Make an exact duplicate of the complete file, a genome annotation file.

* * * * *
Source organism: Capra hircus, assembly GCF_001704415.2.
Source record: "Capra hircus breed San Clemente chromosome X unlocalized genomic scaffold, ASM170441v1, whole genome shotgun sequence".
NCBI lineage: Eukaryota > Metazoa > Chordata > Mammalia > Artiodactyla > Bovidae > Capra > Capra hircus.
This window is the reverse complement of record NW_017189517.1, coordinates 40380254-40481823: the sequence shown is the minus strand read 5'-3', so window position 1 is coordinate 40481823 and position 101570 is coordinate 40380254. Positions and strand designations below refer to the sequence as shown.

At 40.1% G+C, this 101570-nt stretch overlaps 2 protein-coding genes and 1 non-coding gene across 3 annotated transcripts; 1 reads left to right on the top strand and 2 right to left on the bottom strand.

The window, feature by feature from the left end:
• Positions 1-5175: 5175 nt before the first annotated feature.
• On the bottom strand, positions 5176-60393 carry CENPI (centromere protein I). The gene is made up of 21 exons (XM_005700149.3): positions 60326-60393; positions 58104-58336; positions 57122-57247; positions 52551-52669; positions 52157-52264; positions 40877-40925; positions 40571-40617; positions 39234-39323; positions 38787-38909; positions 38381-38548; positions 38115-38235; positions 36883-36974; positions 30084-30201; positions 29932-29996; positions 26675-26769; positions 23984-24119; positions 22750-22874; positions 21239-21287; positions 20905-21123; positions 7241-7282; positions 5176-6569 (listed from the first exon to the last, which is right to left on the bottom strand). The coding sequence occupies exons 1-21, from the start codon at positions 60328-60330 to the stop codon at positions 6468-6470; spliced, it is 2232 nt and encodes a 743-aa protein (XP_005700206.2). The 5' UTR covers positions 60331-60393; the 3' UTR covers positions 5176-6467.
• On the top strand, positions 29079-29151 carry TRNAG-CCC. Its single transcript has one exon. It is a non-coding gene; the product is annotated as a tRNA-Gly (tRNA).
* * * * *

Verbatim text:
Source organism: Capra hircus, assembly GCF_001704415.2.
Source record: "Capra hircus breed San Clemente chromosome X unlocalized genomic scaffold, ASM170441v1, whole genome shotgun sequence".
NCBI lineage: Eukaryota > Metazoa > Chordata > Mammalia > Artiodactyla > Bovidae > Capra > Capra hircus.
This window is the reverse complement of record NW_017189517.1, coordinates 40380254-40481823: the sequence shown is the minus strand read 5'-3', so window position 1 is coordinate 40481823 and position 101570 is coordinate 40380254. Positions and strand designations below refer to the sequence as shown.

At 40.1% G+C, this 101570-nt stretch overlaps 2 protein-coding genes and 1 non-coding gene across 3 annotated transcripts; 1 reads left to right on the top strand and 2 right to left on the bottom strand.

The window, feature by feature from the left end:
• Positions 1-5175: 5175 nt before the first annotated feature.
• On the bottom strand, positions 5176-60393 carry CENPI (centromere protein I). The gene is made up of 21 exons (XM_005700149.3): positions 60326-60393; positions 58104-58336; positions 57122-57247; positions 52551-52669; positions 52157-52264; positions 40877-40925; positions 40571-40617; positions 39234-39323; positions 38787-38909; positions 38381-38548; positions 38115-38235; positions 36883-36974; positions 30084-30201; positions 29932-29996; positions 26675-26769; positions 23984-24119; positions 22750-22874; positions 21239-21287; positions 20905-21123; positions 7241-7282; positions 5176-6569 (listed from the first exon to the last, which is right to left on the bottom strand). The coding sequence occupies exons 1-21, from the start codon at positions 60328-60330 to the stop codon at positions 6468-6470; spliced, it is 2232 nt and encodes a 743-aa protein (XP_005700206.2). The 5' UTR covers positions 60331-60393; the 3' UTR covers positions 5176-6467.
• On the top strand, positions 29079-29151 carry TRNAG-CCC. Its single transcript has one exon. It is a non-coding gene; the product is annotated as a tRNA-Gly (tRNA).